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Barbara Blakeslee, Daniel Reetz, Mark E. McCourt; Coming to terms with lightness and brightness:
Effects of stimulus configuration and instructions on brightness and lightness judgments. Journal of Vision 2008;8(11):3. doi: 10.1167/8.11.3.
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© ARVO (1962-2015); The Authors (2016-present)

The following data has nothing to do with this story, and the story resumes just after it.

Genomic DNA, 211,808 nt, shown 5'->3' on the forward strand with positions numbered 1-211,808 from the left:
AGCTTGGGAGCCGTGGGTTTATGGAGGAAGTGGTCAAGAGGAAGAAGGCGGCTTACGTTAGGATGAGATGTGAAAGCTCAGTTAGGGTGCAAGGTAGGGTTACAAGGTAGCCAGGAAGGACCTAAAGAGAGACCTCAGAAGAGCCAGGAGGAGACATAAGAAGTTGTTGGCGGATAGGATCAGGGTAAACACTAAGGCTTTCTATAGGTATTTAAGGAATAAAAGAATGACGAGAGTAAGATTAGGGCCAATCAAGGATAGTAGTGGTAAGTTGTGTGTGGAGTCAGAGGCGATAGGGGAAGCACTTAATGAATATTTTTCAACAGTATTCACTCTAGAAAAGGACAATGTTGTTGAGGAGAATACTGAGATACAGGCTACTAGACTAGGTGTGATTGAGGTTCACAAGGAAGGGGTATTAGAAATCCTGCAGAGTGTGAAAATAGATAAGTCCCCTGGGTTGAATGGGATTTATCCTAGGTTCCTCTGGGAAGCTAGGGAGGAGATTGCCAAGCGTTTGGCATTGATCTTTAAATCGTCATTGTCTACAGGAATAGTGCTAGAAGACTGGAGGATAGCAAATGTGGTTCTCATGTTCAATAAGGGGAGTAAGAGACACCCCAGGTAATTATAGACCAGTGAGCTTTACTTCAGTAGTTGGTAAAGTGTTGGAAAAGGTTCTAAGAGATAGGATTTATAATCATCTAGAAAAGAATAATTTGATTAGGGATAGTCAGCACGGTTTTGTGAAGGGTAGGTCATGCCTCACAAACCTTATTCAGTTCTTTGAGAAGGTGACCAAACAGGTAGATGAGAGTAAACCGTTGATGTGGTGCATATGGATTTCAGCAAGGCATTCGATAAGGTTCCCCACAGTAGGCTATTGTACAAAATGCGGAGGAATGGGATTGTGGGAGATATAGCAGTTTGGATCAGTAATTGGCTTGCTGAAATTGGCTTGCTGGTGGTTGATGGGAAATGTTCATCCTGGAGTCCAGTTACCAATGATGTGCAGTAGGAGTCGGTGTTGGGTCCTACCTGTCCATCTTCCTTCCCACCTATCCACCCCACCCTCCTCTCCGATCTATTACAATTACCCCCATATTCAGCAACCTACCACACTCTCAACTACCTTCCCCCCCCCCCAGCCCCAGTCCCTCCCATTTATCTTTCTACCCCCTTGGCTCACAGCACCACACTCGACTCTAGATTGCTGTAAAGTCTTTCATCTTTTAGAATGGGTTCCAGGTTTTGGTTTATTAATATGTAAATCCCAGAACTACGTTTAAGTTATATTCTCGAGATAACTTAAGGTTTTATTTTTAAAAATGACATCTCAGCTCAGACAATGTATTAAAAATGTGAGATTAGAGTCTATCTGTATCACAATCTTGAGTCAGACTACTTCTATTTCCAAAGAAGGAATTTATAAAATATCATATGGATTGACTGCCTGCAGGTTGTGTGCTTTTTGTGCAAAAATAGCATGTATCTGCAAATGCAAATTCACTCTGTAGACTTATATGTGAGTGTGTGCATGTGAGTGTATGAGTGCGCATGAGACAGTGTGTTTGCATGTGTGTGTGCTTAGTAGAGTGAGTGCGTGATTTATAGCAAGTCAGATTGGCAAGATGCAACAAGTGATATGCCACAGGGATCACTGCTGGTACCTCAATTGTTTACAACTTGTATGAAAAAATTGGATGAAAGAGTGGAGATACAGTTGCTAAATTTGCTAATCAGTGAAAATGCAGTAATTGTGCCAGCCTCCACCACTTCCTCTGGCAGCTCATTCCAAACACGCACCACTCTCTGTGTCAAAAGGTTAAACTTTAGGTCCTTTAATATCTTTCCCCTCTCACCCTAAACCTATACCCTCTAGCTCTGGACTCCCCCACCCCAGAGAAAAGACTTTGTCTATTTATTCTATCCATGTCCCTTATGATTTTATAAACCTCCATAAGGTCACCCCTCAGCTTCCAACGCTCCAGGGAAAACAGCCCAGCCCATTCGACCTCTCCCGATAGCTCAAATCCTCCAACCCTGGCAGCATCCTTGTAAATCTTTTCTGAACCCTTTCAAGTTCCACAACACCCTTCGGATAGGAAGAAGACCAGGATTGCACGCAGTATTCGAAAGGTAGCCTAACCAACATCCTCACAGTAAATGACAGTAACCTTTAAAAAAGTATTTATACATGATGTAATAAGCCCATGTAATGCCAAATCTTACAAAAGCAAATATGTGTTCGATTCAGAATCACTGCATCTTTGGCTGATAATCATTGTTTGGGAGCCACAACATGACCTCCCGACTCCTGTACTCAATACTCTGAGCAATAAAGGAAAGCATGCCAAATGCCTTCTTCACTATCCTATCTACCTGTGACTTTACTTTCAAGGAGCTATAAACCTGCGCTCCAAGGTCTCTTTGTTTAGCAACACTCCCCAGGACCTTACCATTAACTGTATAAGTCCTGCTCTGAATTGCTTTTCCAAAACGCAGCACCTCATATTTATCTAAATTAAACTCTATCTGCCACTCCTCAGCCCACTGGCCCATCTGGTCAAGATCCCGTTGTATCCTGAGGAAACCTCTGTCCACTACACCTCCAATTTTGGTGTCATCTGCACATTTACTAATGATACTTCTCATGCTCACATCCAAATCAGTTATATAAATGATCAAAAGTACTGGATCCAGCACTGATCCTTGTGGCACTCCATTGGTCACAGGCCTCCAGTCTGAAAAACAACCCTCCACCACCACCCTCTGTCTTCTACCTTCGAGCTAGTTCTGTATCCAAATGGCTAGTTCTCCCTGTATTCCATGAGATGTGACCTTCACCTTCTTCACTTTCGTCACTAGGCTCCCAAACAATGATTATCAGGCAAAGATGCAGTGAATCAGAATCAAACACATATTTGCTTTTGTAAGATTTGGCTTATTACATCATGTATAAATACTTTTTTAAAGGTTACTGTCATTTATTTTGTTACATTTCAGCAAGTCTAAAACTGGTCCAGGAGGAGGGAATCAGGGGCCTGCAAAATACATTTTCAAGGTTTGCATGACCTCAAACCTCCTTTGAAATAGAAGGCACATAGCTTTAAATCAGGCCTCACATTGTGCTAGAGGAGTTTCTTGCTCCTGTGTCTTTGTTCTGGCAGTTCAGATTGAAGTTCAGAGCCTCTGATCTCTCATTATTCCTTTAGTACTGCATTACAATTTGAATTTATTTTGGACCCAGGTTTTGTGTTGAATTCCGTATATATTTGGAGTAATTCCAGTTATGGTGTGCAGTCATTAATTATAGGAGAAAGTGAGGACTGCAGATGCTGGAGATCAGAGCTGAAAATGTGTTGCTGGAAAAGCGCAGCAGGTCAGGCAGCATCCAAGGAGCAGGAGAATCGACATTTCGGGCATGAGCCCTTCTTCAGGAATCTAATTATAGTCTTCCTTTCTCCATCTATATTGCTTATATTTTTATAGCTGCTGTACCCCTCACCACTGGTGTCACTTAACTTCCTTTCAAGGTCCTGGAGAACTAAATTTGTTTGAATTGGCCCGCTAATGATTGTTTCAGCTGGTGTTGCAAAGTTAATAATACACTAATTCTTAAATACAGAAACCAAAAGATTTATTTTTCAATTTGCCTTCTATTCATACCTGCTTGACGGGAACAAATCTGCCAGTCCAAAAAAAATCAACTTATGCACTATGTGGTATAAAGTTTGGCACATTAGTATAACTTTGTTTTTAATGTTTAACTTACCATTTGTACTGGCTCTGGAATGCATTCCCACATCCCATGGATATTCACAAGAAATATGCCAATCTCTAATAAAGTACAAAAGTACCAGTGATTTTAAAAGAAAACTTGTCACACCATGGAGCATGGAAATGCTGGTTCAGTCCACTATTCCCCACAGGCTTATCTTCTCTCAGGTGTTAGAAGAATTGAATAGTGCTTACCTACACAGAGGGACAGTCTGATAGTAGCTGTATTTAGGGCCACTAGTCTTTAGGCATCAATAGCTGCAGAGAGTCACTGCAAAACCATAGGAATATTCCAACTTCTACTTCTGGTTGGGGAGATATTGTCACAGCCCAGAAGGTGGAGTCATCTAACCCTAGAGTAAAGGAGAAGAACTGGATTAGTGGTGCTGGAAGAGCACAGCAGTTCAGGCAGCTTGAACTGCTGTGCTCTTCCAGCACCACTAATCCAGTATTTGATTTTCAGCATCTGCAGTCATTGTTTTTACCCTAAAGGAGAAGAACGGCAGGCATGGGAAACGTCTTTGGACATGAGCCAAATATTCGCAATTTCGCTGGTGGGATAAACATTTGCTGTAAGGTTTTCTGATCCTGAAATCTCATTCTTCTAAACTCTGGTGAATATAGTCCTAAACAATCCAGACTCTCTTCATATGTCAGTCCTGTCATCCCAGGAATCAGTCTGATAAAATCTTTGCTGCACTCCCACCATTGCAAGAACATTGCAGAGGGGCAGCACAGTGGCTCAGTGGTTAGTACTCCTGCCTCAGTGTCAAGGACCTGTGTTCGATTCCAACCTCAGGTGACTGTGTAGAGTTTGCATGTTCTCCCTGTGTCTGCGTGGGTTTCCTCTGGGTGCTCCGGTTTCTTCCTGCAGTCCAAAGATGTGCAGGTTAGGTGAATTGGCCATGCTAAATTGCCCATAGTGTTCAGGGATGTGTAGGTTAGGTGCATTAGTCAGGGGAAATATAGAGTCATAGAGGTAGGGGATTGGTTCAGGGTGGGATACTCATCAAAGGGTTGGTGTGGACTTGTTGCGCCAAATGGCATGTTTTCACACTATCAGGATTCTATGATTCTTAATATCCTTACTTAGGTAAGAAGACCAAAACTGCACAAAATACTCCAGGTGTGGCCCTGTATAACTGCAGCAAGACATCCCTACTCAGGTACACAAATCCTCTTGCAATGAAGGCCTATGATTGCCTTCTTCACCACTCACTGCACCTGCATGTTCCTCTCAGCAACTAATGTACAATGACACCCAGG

To recover surface reflectance and illuminance from the raw luminance signal, the visual system must use prior assumptions and strategies that make use of additional sources of information. Indeed, it has been found that depending on experimental conditions, lightness (apparent reflectance) may refer to judgments that are similar to brightness judgments (apparent luminance), that are similar to local brightness–contrast judgments, or that represent an independent third dimension of achromatic experience which exists only when the illumination across regions of the display is visibly non-uniform (L. E. Arend & B. Spehar, 1993a, 1993b). This means that lightness data generated in one experimental condition may not be comparable to lightness data measured in other conditions. We investigate this problem with regard to a history of data on simultaneous brightness-contrast by measuring brightness, brightness-contrast, and lightness in stimuli similar to those used in Gilchrist's edge-substitution studies (A. Gilchrist, S. Delman, & A. Jacobsen, 1983) and in stimuli similar to those used to test Gilchrist's intrinsic-image model against his newer anchoring model (A. Gilchrist, 2006). Our results clarify confusions that appear to stem from comparing different types of lightness judgments and from inadvertently using brightness as an index of lightness under conditions where independent lightness judgments are possible.
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